Background Christianity in Iran has a long history, dating back to the early years of the faith. A number of Christian denominations are represented in Iran. Many members of the larger, older churches belong to minority ethnic groups – the Assyrians and Armenians – having their own distinctive culture and language. The main Christian churches of Iran include Armenian Apostolic Church of Iran, Assyrian Church of the East of Iran and Chaldean Catholic Church of Iran. Examples of other denominations are: Presbyterian, including the Assyrian Evangelical Church; Pentecostal, including the Assyrian Pentecostal Church; Jama’at-e Rabbani (the Iranian Assemblies of God churches) and the Anglican Diocese of Iran. Vank Cathedral Holy Savior Cathedral also known as Vank Cathedral and The Church of the Saintly Sisters is the most visited cathedral in Isfahan, Iran. Vank means “cathedral” in the Armenian language. Among the churches built in the Jolfa District of Isfahan, the magnificent and architecturally significant “Vank” Cathedral is the most famous. Jolfa is the Armenian and Christian quarter of Isfahan which was established in 1603 during Shah Abbas I Safavid. Jolfa is located on the south bank of the Zayandeh River and is linked to the Muslim part of Isfahan by Si-o-se-pol bridge. The town of Jolfa on the Araxes River in Azarbaijan (now on Iran’s northern border) at one time was the major Armenian setlement until Shah Abbas I transferred Armenian families to new Jolfa in Isfahan. Today, Jolfa is a quiet area of Isfahan with predominant Christian community. When the first Armenians arrived in Jolfa one of their first tasks was to erect a monastery for their priests to replace the one they had lost in Armenia. Within the monastery, they established a small church which they called the “All Healing” (Amna Perkich) in 1606. The present cathedral was built on the site of this church some 50 years later. Work started in 1655 C.E. and the cathedral was completed in 1664 C.E. Architecture The varying fortunes and independence of this suburb across the Zayandeh River and its eclectic mix of European missionaries, mercenaries and travelers can be traced almost chronologically in the cathedral’s combination of building styles and contrasts in its external and internal architectural treatment. The architecture of the building is a mixture of the 17thcentury Safavid style with high arches and an Islamic-style dome. Construction is believed to have begun in 1606, and completed with major alterations to design between 1655 and 1664 under the supervision of Archbishop David. The cathedral consists of a domed sanctuary, much like a Persian mosque, but with the significant addition of a semi-octagonal apse and raised chancel usually seen in western churches. The cathedral’s exteriors are in relatively
modern brickwork and are exceptionally plain compared to its elaborately decorated interior. The area surrounding the cathedralmincludes a belltower, erected in 1702, a printing press, founded by Bishop Khachatoor, a library established in 1884, and a museum which was opened in 1905 and contains many historical objects and manuscripts, including the original grant of land. Jolfa is the Armenian and Christian quarter of Isfahan which was established in 1603 during Shah Abbas I Safavid. Jolfa is located on the south bank of the Zayandeh River and is linked to the Muslim part of Isfahan by Si-o-sepol bridge. The town of Jolfa on the Araxes River in Azarbaijan (now on Iran’s northern border) at one time was the major Armenian setlement Ornamentation The interior is covered with fine paintings and gilded carvings and includes a wainscot of rich tile work. The eye-catching tilework and the pendentives bear painted images of a cherub’s head surrounded by folded wings and the delicately blue and gold painted central dome depicts the Biblical story of creation of the world and man’s expulsion from Eden. Throughout the church, Pendentives are painted with a distinctly Armenian motif of a cherub’s headmsurrounded by folded wings. The ceiling above the entrance is painted with delicate floral motifs in the style of Persian miniature. Two sections, or bands, of murals run around the interior walls: the top section depicts events from the life of Jesus, while the botom section depicts tortures inflicted upon “Armenian martyrs”. Apart from the paintings which are imitations of Italian styles, the architecture and all the decorations are totally Iranian. The courtyard contains a large freestanding belfry towering over the graves of both Orthodox and Protestant Christians. A tile work plaque inscribed in Armenian can be seen by the entrance to the cathedral; graves are also placed along the exterior wall before the entrance, with inscriptions in Armenian. The dun-colored brick exterior of the cathedral gives way to a stunning combination of Persian tiles, Byzantine gold and European-style frescos inside.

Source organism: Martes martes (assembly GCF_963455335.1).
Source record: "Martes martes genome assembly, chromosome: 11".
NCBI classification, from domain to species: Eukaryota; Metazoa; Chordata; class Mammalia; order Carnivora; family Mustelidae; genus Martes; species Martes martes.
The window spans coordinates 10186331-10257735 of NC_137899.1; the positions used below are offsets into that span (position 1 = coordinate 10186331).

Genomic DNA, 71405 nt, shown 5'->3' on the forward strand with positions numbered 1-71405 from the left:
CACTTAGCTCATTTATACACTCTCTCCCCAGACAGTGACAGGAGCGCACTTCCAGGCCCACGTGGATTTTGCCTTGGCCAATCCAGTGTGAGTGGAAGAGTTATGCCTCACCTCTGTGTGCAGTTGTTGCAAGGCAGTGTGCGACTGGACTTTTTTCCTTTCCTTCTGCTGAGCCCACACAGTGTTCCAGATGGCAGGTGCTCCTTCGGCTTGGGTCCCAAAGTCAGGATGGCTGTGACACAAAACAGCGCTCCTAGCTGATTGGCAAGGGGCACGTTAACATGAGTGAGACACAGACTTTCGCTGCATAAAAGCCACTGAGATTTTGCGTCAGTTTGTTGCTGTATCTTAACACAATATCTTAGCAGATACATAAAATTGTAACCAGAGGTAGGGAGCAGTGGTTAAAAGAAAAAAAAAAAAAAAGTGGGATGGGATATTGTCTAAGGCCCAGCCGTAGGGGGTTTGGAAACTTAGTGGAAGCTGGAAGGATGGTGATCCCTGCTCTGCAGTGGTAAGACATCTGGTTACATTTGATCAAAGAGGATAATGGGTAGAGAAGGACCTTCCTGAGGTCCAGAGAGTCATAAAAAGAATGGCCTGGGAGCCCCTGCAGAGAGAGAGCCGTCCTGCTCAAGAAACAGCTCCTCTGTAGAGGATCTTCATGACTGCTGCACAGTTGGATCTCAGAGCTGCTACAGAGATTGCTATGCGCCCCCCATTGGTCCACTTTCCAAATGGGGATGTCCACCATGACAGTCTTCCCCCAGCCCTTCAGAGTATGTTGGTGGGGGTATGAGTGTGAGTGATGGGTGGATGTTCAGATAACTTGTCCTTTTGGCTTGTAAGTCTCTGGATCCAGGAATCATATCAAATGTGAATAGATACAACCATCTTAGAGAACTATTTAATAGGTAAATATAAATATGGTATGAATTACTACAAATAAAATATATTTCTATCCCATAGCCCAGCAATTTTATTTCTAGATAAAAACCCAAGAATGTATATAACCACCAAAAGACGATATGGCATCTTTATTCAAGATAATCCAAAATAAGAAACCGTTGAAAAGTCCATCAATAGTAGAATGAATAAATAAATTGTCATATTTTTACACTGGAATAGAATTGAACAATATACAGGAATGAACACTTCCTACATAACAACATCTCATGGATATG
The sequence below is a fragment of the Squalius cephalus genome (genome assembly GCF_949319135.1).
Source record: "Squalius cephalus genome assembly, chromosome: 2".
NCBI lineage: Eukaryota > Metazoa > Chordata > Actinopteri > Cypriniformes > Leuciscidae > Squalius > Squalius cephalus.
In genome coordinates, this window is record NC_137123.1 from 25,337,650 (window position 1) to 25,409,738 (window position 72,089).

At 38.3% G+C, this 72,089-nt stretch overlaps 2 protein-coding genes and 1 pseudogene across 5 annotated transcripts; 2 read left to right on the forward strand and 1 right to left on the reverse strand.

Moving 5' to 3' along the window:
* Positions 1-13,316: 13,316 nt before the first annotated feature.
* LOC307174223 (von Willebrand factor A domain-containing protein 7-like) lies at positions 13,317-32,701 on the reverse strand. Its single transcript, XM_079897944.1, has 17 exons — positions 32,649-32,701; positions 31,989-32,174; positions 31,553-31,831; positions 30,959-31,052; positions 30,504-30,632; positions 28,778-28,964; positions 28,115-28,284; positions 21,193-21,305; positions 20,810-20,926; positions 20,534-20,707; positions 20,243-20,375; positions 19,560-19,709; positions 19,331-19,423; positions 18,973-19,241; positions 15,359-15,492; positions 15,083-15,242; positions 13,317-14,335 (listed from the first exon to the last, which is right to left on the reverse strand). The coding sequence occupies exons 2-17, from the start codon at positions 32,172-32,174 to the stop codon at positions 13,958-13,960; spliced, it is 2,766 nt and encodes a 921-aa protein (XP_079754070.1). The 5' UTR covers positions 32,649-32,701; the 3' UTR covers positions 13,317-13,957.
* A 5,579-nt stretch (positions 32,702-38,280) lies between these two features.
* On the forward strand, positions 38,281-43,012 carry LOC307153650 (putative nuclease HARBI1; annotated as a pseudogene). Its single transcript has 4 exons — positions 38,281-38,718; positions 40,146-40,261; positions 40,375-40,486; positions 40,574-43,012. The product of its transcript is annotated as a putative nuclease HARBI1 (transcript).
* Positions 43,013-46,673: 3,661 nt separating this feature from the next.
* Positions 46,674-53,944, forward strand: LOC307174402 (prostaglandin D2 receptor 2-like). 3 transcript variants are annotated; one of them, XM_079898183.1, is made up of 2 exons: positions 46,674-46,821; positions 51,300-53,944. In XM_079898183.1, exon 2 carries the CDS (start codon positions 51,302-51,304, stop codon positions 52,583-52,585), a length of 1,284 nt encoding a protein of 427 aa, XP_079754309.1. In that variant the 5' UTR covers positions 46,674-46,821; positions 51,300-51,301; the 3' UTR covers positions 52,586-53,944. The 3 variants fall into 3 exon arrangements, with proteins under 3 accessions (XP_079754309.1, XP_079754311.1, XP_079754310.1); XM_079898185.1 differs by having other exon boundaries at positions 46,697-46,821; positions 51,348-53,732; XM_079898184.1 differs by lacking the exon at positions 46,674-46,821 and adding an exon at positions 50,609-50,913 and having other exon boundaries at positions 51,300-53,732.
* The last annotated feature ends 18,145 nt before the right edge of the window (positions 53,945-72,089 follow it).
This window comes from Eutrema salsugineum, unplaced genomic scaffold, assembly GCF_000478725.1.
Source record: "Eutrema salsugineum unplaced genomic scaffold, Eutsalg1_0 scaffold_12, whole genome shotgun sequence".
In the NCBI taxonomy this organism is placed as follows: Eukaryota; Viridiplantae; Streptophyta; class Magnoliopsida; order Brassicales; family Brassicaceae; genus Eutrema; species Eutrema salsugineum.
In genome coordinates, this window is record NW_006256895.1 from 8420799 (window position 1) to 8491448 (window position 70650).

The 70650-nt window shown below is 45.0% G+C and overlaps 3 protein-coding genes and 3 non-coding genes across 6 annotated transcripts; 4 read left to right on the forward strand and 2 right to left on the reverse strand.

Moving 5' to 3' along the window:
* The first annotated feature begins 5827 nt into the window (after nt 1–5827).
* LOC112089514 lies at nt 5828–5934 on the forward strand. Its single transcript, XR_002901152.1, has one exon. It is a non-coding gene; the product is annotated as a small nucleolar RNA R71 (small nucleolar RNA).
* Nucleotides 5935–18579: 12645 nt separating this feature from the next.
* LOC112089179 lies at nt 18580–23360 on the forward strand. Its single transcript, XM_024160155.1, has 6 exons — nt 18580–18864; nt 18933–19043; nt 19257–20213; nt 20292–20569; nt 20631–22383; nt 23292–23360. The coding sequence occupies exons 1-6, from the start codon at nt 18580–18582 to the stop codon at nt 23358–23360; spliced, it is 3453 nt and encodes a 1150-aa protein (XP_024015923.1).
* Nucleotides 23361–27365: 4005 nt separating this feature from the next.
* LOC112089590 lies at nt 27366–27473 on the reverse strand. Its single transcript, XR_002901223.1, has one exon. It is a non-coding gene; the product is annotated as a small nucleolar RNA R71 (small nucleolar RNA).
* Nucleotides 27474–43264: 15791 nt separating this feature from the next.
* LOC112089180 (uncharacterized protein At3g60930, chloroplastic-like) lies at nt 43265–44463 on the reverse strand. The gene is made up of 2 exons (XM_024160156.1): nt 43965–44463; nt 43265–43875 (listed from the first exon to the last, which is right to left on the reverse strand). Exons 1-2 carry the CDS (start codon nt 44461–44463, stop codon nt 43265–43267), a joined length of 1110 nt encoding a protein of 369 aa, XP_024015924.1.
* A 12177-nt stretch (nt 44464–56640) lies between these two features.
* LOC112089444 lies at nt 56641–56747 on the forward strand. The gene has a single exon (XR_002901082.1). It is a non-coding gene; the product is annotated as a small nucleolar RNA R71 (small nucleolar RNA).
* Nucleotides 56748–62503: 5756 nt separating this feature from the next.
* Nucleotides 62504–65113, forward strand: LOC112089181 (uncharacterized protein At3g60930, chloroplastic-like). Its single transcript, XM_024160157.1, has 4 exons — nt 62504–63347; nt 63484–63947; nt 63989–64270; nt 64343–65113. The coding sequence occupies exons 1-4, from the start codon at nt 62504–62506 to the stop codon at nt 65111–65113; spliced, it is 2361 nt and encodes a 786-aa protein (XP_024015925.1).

On the northern wall of the cathedral, paintings of Judgment Day can be seen with heaven depicted above and hell below. The double-layer brick dome is beautifully gilded and adorned with paintings and floral paterns in its azure interior. The paintings depict the Biblical story of the creation of the universe and man’s expulsion from Eden. Eight windows surround the dome with biblical scenes painted between them. The creation of Adam and Eve, eating the forbidden fruit and the death of Able are among the stories painted between the windows. The narthex is also adorned with four paintings, which are surrounded with floral paterns and show tortures inflicted upon holy figures. The birth of Jesus, the Last Supper, the crucifixion of Jesus and the Ascension of Jesus are also among the biblical stories depicted in the paintings inside the cathedral. The paintings have been inspired by both old and new testaments and have been painted by Armenian masters and three monks, namely; Havans, Stepanus and Minas. Throughout the church, Pendentives are painted with a distinctly Armenian motif of a cherub’s head surrounded by folded wings Library & Museum Across the courtyard and facing the cathedral is a building housing a library and museum; outside of this building are several carved stones showing scenes from the Bible. The library contains over 700 handwriten books and many invaluable and unique resources for research in Armenian and medieval European languages and arts. The Vank museum houses unique and priceless collections of various types of items gathered from across the Armenian world. Built in 1871, the museum contains numerous objects related to the history of the cathedral and the Armenian community of Isfahan, including the 1606 edict of Shah Abbas I establishing New Jolfa. Exquisite Bibles are also part of the museum’s dazzling collection. A seven- gram bible displayed at the museum is believed by some to be the world’s smallest writen text in seven languages. Safavid costumes, tapestries, European paintings brought back by Armenian merchants, embroideries and other valuable items from the Iranian-Armenian trading heritage are also part of the museum’s unique archive. Vestments, monstrances, chalices and other sacramental objects have also been displayed at the museum including: • The 1606 edict of Shah Abbas I establishing New Julfa, • Several edicts by Abbas I and his successors condemning and prohibiting interference with the lives and properties of the Armenians in New Julfa, • A historic printing press and the “first book printed in Iran”, • Vestments, monstrances, chalices, and other sacramental artifacts, • Safavid costumes, tapestries, European paintings brought back by Armenian merchants, embroidery, and other treasures from the community’s trading heritage • Ethnological displays portraying aspects of Armenian culture and religion, • An extensive display of photographs, maps, and documents (with translation). The cathedral has greatly influenced the architecture and decorative treatment of many subsequent and smaller Orthodox churches in the entire Persian-Mesopotamian region.